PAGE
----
Not Rated | 2h 12min | Drama, War | 1949
There was a concerted effort to move toward more realism in war movies during the years following World War II. This is not to say that all Hollywood films became more realistic, but many of the top productions embraced a more sobering perspective of war and eschewed many of the tropes of earlier films. “Twelve O'Clock High,” from 1949, is one film that led the charge into this new, more realistic era.
“Twelve O'Clock” bucked many of the trends of previous war movies, such as including numerous action scenes—in fact, most of the action in this film is played out among the characters and their motivations, hopes, and shortcomings. Their actions aren’t motivated by the conventions of that time, but rather embued with fascinating depth and nuanced connotations.
This film earnestly delves into how war takes its emotional and psychological toll on both enlisted men and the officers who command them. It thoroughly examines the pressures and anxieties of giving “maximum effort” day in and day out.
Told in RetrospectThe film’s first scene opens in 1949 London and is haunting. In an antique shop, a tall, lean middle-aged American named Maj. Stovall (Dean Jagger) spots a Toby Jug that he remembers from an airfield he was assigned to a decade ago in Archbury, not far from London. After having the jug carefully packaged, he takes it with him by train to the airfield.
When Stovall reaches his destination, he wanders the airfield runway area, which has been long-neglected and is choked with weeds. As men’s voices eerily sing a military hymn in the background of his mind, he suddenly casts his eyes skyward and the loud mechanical sounds of a bomber plane can be heard sputtering to life.
The score becomes ominous as the scene shifts back in time to 1942, and we see a flock of bombers coming in for a landing on the same English airfield. Archbury airfield is home to the 918th Bomb Group, the so-called hard-luck group on account of all the super-dangerous missions they fly.
The bombers land, and as one crash-lands without having its landing gear out, the 918th Bomb Group’s commander Col. Keith Davenport (Gary Merrill) rushes out to the scene along with some medics. They find the crew shuffling out of the damaged plane in a daze, having just experienced some grueling combat. They witnessed their cohorts being killed inside the bomber, which has shaken them to their cores.
Since Davenport has bonded with the men under this command, particularly the bomber crews, he has become protective of them. His attitude toward decisions by the Air Force high command becomes rather pessimistic since already exhausted crews keep getting ordered to fly back out on German bombing runs—sometimes the very next day, despite having obvious symptoms of mental fatigue and what today we’d called Post Traumatic Stress Disorder (PTSD).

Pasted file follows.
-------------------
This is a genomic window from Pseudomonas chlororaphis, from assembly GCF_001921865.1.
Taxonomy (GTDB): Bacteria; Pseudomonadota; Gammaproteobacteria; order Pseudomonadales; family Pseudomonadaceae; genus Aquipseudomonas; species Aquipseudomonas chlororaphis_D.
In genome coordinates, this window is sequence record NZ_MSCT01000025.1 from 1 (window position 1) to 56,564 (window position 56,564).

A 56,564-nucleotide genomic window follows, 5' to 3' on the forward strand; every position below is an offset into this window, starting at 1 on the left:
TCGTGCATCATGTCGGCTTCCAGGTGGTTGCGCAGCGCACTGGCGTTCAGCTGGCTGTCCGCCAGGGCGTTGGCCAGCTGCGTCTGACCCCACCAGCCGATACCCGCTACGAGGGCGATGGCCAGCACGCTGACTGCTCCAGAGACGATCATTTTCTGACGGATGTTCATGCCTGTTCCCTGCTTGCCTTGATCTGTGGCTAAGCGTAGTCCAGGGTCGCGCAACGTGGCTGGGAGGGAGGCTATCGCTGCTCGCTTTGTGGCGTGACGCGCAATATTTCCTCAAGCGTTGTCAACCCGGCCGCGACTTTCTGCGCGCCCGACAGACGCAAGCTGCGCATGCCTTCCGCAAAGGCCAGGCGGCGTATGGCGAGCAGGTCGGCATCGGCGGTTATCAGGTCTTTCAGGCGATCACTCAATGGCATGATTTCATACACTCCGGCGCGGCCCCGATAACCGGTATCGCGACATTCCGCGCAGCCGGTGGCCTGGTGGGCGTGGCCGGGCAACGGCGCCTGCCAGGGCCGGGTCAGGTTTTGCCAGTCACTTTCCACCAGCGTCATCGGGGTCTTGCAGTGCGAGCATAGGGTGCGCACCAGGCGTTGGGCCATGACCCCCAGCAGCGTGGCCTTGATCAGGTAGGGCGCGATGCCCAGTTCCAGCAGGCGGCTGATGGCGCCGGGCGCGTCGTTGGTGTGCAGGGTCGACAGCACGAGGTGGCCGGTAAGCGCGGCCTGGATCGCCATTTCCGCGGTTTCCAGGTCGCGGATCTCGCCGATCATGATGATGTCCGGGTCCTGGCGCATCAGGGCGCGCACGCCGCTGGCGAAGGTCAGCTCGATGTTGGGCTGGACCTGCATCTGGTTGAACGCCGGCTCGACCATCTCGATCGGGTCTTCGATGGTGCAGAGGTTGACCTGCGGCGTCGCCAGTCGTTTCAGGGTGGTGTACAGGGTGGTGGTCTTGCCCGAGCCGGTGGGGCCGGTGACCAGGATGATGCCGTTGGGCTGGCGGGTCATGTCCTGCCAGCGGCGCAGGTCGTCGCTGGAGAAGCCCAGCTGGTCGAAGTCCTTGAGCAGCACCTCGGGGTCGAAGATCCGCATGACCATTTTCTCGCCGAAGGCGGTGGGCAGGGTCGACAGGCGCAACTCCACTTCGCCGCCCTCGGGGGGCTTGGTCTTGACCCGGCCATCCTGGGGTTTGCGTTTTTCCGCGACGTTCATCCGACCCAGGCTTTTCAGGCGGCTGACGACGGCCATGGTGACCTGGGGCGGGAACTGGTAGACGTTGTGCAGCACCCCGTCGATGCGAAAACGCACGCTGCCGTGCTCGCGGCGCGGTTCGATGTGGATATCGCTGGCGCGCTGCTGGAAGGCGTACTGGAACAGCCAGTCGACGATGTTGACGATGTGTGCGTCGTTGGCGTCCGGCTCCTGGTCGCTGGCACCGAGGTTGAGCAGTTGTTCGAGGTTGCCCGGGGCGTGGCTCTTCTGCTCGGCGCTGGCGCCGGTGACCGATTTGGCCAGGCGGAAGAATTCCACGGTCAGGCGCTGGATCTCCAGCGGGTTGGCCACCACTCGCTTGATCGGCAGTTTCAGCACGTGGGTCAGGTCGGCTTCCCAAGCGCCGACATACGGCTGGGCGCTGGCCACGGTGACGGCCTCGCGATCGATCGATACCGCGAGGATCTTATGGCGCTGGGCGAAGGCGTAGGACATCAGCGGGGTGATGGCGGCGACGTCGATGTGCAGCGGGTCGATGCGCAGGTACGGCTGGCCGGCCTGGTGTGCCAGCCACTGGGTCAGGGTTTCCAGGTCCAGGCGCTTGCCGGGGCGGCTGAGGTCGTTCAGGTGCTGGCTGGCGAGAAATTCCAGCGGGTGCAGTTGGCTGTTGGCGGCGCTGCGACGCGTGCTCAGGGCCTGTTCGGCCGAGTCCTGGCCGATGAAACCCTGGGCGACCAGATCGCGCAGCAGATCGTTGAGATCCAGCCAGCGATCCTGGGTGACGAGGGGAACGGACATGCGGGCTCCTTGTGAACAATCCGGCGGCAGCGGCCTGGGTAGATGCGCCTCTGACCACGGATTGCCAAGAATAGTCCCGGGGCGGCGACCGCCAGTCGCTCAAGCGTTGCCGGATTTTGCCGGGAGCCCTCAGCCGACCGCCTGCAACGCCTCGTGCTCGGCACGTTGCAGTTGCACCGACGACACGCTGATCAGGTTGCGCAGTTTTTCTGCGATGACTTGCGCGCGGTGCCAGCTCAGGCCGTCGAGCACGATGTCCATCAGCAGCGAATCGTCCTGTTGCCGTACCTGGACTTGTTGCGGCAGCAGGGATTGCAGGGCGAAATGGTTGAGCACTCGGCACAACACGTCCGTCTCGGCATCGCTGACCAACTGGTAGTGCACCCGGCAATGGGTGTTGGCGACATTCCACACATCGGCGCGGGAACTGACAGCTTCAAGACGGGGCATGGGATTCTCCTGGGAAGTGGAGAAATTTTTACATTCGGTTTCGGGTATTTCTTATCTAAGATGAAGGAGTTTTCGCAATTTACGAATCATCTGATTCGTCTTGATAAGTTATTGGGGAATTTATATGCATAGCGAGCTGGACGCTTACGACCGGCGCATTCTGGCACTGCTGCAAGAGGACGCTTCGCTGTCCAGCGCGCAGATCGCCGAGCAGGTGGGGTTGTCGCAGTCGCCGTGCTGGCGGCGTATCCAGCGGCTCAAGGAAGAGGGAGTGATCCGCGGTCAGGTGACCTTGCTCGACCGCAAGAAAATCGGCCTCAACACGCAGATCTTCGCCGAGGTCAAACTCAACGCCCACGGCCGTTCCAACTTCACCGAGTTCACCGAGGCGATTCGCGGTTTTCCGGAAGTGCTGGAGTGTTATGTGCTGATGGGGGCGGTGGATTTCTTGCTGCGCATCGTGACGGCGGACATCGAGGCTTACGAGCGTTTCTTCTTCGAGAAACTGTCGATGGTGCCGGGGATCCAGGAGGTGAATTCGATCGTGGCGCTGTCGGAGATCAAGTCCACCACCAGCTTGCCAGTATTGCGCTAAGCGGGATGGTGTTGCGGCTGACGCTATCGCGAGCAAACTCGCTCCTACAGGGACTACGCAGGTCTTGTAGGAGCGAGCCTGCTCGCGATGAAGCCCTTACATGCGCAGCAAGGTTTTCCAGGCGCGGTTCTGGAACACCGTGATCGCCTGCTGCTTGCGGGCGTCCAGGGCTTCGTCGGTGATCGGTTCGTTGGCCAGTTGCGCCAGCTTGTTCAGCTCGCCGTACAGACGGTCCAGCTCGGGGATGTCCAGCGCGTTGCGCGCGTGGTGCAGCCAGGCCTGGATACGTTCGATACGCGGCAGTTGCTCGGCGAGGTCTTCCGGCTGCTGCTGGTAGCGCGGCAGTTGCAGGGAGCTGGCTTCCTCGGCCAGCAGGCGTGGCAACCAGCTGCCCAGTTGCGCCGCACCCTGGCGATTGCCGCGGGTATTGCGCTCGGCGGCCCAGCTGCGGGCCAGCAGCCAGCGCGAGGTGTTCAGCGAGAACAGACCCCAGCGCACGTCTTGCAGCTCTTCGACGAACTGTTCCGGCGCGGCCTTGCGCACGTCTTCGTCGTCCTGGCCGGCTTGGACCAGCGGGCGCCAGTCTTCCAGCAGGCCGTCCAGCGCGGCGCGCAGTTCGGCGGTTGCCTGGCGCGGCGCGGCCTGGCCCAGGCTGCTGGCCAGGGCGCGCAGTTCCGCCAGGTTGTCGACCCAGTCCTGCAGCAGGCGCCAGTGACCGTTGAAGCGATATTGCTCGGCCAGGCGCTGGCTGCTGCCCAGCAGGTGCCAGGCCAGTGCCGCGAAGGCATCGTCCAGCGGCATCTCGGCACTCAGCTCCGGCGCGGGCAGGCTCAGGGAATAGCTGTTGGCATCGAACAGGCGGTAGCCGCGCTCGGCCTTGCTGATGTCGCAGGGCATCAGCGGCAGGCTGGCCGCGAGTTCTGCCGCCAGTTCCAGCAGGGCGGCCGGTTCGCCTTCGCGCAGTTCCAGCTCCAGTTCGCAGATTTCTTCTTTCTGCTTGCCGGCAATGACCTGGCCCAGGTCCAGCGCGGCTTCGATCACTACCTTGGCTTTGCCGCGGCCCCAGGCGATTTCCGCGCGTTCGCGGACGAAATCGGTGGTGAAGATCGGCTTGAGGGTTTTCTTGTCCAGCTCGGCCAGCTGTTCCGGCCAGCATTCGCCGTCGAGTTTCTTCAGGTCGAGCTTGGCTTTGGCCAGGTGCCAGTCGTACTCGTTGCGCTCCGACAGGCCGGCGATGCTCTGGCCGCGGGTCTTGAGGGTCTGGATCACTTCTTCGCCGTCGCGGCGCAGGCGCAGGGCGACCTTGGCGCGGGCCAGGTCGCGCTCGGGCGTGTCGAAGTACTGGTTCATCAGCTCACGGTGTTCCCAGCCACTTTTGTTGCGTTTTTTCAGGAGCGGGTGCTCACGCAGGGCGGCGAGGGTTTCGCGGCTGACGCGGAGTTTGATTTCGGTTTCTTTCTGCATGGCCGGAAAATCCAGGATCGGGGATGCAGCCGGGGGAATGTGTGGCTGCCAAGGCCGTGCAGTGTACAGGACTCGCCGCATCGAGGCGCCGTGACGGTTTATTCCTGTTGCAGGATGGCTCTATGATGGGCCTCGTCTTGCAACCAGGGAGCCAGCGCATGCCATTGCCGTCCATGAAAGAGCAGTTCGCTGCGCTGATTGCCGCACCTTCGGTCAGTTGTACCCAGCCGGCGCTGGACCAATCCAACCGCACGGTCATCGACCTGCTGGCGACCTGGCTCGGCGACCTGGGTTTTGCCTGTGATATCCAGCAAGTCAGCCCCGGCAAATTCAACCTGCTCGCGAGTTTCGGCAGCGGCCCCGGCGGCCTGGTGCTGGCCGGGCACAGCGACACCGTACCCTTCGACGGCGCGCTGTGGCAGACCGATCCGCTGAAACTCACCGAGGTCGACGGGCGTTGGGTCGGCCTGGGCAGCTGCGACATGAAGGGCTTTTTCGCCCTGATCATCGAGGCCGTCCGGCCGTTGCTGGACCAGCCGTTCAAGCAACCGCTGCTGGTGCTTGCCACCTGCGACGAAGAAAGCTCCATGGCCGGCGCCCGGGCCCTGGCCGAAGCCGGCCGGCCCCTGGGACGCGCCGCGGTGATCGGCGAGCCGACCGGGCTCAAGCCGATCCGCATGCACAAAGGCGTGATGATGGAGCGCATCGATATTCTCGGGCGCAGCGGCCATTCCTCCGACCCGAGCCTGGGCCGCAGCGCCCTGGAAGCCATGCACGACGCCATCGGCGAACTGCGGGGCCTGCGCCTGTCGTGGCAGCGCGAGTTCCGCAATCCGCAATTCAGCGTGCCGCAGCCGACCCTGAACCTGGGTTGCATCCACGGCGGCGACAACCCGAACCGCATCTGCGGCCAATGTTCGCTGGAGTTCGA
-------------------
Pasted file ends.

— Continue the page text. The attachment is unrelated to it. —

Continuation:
Brig. Gen. Frank Savage (Gregory Peck) and Maj. Gen. Pritchard (Millard Mitchell) of the VIII Bomber Command, which oversees the 918th Bomb Group, begin to investigate the 918th because of its unusually heavy losses. They surmise that Davenport has become too caring for his men and as such, doesn’t discipline them properly.
Davenport is swiftly relieved of duty and replaced by Savage, who is his polar opposite. Where Davenport was approachable and caring, Savage is distant and demanding. From that point on, the local bar is closed, three-day passes are severely limited, and crews must be on their best behavior at all times. Will this solve the issues of lax past leadership, or drive the men further into mental fatigue and eventual despair?
Excellent Performances All AroundGregory Peck turns in a commanding performance as an officer determined to whip his men into shape and does so harshly, yet he is still concerned about them. It’s a multilayered and nuanced character portrayal for which he deservedly earned his fourth Oscar nomination.
The rest of the cast is superlative as well, including Dean Jagger as Maj. Stovall, a “retread” assigned to a desk job who utilizes the civilian skills he acquired as an attorney to his advantage. Paul Stewart is also brilliant as the base doctor who is trying to determine the difference between a crew’s “maximum effort” and their psychological breaking point.
Fortunately, “Twelve O'Clock High” was both a critical and commercial success. It is one of the first war movies to accurately portray the effects of war on both rank-and-file members of the military and their leaders while under fire … and beyond.